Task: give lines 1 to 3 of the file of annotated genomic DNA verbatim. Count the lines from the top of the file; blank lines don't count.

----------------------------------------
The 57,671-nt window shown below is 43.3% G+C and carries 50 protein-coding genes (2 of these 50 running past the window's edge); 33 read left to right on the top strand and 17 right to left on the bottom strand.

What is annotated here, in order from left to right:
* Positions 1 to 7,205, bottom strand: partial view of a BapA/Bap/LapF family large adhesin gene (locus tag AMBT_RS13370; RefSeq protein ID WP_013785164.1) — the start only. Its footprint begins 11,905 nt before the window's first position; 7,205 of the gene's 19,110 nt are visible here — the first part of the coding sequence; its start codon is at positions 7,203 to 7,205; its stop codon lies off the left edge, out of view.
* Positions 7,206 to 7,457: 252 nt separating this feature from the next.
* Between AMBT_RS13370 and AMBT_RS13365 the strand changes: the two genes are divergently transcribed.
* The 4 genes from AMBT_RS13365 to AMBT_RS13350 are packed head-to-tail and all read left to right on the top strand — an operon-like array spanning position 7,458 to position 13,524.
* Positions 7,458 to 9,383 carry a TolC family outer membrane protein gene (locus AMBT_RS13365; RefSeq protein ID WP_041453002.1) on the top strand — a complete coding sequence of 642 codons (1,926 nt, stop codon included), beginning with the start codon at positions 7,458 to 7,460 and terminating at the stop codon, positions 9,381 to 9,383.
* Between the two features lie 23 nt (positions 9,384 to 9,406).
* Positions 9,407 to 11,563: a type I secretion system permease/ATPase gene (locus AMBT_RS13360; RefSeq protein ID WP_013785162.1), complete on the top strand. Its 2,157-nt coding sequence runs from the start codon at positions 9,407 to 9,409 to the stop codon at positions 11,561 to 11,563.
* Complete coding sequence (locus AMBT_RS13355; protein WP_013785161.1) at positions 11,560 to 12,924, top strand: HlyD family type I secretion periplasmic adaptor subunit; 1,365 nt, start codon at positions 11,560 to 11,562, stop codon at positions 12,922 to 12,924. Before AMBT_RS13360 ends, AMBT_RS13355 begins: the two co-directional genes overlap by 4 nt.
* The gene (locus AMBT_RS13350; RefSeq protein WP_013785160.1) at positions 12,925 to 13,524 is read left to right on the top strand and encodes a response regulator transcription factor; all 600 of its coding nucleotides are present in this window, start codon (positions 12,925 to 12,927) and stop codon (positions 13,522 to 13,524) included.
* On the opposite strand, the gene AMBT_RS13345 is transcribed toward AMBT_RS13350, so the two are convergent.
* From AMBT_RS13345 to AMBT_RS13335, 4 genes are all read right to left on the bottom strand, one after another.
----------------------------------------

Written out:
The 57,671-nt window shown below is 43.3% G+C and carries 50 protein-coding genes (2 of these 50 running past the window's edge); 33 read left to right on the top strand and 17 right to left on the bottom strand.

What is annotated here, in order from left to right:
* Positions 1 to 7,205, bottom strand: partial view of a BapA/Bap/LapF family large adhesin gene (locus tag AMBT_RS13370; RefSeq protein ID WP_013785164.1) — the start only. Its footprint begins 11,905 nt before the window's first position; 7,205 of the gene's 19,110 nt are visible here — the first part of the coding sequence; its start codon is at positions 7,203 to 7,205; its stop codon lies off the left edge, out of view.